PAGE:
NEW YORK (CBSNewYork) — As stay-at-home orders begin lifting across the country, some airlines are seeing fuller planes and it has some passengers confused over social distancing rules on flights.
Sarah Lewitinn, dressed head to toe in a homemade garbage bag gown, showed CBS2’s Christina Fan her packed flight from JFK to LAX this week.READ MORE: 16-Year-Old Killed In Double Shooting On Lower East Side, Second Victim In Hospital
She says she put together an extreme but necessary outfit to protect herself after seeing concerning photos of overcrowded planes.
“As soon as it was time to get off the plane, I was really disturbed by how much of a cattle call situation it was,” she said.
U.S. airlines have drawn a lot of criticism in recent weeks over confusing social distancing guidelines.
There is no government standard.
While an internal memo from Southwest Airlines obtained by CNN instructs crew members not to stop passengers from boarding if they refuse to wear a mask, JetBlue CEO Robin Hayes has taken the opposite approach.READ MORE: NYPD: Jose Ramos, 56, Killed In Cypress Hills Hit-And-Run
“We’re asking all of our customers to wear masks, because when you’re in an airline seat, even when you’re keeping the middle seat free, you’re not going to be six feet away from someone,” Hayes said.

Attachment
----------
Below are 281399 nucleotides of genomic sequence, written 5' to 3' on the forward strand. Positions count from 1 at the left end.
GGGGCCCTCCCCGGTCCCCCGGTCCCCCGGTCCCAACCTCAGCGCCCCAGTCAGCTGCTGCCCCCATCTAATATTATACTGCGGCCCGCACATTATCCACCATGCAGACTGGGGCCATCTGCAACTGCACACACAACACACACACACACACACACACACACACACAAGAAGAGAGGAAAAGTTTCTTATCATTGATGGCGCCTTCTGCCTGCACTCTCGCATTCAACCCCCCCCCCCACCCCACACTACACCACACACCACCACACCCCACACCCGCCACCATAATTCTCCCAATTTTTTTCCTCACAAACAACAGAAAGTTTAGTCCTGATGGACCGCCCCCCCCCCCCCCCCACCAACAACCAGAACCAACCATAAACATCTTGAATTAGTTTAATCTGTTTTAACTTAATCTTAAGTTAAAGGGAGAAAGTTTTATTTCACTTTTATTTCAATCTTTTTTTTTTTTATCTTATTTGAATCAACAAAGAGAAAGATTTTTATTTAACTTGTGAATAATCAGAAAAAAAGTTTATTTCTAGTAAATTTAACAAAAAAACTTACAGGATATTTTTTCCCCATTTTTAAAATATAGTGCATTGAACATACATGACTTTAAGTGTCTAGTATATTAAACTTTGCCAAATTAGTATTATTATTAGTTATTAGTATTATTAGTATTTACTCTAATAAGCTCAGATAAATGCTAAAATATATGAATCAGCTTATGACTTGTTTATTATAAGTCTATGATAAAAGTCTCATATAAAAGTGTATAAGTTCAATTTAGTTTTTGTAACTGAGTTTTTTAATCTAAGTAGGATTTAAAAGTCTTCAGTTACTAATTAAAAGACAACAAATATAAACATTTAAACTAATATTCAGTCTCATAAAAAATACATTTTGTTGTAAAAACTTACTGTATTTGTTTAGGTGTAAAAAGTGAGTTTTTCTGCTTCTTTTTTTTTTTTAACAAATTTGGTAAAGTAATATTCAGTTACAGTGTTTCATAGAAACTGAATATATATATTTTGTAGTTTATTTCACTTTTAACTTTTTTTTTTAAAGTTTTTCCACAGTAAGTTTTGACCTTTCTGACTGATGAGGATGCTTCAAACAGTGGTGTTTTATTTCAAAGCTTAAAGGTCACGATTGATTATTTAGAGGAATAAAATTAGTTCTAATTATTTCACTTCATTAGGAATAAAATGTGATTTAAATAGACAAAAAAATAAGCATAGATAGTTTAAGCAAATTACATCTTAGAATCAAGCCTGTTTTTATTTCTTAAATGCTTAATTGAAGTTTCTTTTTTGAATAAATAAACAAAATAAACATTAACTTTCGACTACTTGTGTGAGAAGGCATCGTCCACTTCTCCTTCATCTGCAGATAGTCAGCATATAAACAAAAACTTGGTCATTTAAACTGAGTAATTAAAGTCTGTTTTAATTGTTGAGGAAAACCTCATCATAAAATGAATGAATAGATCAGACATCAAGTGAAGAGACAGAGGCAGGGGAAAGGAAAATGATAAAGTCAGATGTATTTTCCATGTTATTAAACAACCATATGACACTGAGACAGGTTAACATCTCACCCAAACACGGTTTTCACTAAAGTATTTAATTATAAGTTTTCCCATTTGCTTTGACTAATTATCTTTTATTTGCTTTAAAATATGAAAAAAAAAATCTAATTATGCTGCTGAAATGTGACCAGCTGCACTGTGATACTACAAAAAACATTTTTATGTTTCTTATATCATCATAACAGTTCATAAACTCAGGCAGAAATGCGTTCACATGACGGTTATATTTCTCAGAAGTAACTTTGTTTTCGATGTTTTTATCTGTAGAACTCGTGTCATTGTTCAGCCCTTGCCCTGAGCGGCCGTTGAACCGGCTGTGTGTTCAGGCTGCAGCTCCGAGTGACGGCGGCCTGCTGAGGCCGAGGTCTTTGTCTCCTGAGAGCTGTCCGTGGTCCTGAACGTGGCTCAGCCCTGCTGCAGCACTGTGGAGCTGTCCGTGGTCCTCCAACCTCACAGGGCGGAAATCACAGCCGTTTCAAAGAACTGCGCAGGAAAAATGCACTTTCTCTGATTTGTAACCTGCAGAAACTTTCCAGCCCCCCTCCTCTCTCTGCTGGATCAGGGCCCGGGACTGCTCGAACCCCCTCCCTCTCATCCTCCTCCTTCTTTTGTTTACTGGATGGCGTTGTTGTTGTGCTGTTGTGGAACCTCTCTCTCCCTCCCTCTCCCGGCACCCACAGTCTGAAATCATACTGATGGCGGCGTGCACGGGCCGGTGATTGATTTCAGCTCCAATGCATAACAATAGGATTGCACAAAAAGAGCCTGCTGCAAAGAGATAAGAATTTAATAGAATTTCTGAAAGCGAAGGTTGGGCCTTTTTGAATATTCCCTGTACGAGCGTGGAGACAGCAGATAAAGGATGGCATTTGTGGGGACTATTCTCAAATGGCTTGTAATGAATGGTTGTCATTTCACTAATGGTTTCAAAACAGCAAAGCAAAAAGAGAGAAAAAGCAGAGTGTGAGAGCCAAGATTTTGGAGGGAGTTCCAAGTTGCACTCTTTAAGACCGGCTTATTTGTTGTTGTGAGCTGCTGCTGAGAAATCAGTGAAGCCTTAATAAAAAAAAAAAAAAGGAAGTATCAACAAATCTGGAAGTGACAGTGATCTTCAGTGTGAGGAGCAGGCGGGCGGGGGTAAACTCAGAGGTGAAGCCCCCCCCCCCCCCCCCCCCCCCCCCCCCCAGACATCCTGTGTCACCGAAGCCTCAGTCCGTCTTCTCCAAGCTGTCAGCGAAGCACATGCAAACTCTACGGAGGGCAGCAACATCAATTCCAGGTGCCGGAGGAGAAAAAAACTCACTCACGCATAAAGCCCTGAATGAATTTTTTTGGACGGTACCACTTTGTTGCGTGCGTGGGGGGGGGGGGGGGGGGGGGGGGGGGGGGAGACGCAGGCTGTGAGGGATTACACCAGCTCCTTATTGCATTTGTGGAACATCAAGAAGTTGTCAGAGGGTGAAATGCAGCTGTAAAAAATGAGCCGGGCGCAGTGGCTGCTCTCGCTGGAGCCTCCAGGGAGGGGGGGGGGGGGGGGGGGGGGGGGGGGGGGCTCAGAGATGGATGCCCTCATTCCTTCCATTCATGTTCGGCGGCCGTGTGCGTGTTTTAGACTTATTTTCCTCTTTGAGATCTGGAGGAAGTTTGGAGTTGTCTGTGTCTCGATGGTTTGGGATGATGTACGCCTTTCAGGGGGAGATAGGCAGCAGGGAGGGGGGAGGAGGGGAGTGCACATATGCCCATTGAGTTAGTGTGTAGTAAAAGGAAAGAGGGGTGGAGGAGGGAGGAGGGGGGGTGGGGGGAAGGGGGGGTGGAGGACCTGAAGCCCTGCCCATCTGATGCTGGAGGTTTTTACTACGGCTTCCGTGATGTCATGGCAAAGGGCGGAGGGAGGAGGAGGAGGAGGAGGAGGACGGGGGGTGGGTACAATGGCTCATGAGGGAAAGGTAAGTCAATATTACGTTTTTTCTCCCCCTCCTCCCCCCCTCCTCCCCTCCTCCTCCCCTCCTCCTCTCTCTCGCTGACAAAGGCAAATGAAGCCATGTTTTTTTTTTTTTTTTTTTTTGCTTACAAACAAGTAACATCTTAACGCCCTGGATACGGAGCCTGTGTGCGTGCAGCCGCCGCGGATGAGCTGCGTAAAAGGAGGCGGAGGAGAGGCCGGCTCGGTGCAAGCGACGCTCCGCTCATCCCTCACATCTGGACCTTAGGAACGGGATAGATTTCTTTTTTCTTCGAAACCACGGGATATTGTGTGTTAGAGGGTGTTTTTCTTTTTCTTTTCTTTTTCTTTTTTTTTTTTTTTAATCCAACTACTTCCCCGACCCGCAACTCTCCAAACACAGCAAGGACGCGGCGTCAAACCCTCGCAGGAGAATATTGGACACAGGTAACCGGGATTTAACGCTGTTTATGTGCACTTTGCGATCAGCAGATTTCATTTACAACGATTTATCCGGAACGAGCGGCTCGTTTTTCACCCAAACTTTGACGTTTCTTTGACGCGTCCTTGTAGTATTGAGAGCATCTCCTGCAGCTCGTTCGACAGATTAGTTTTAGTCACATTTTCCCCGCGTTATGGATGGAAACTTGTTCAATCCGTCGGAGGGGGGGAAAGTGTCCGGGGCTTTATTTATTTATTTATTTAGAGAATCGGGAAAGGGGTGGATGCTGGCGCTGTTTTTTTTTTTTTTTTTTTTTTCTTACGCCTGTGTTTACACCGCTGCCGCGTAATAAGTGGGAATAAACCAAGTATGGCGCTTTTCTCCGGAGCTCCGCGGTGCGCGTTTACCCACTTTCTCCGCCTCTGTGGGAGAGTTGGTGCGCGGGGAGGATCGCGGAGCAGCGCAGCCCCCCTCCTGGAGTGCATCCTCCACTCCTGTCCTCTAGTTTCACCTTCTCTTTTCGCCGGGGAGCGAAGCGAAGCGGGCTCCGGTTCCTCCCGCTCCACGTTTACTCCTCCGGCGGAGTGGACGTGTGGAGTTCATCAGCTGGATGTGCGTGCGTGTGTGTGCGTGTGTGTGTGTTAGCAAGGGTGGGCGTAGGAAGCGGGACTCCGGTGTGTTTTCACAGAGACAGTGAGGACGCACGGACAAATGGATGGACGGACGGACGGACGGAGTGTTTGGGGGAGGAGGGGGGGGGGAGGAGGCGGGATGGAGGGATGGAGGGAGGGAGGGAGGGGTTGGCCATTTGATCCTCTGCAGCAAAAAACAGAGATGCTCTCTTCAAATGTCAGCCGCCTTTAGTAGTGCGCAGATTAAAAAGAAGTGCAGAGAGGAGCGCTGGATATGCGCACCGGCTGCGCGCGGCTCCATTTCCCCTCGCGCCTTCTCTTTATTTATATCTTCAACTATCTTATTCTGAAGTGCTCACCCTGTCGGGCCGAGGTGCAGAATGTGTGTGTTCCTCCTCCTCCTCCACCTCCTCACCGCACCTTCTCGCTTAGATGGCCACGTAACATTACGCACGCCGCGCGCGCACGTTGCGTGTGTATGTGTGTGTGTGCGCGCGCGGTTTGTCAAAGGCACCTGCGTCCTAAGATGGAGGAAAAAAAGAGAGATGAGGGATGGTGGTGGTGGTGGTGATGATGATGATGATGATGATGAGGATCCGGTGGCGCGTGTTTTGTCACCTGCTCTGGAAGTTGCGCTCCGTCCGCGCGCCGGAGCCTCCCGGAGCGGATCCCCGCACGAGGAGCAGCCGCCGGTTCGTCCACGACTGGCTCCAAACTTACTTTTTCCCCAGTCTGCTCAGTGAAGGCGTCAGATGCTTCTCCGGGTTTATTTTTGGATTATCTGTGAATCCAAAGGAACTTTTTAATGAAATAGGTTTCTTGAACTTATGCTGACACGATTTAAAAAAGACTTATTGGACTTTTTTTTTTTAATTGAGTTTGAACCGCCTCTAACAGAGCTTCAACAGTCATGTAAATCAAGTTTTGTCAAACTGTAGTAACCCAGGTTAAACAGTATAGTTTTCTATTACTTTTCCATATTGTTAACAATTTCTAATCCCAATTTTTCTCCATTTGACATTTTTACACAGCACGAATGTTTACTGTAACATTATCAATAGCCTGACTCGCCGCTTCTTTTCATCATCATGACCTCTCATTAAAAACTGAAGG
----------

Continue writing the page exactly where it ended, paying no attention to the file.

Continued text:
When it comes to those middle seats, some airlines went back on their word after pledging to block them out.
Travel editor Peter Greenberg is not surprised.
He says keeping the center seat open is just not financially feasible.
“Their entire business model is predicated on filling all those seats. And if they didn’t, the cost of your airline ticket would go up between $80 and $300 a flight,” he said.
For now, packed flights are the exception, but as travel picks back up, passengers are hoping there is some sort of standardization of social distancing rules.
“I don’t know if airlines are really practicing that as much as they should,” Lewitinn said.MORE NEWS: At Least 1 Dead In Long Island Legionnaires' Disease Outbreak
Experts say the industry has made several changes to lower possible exposure, from changing boarding practices to getting rid of paper boarding passes.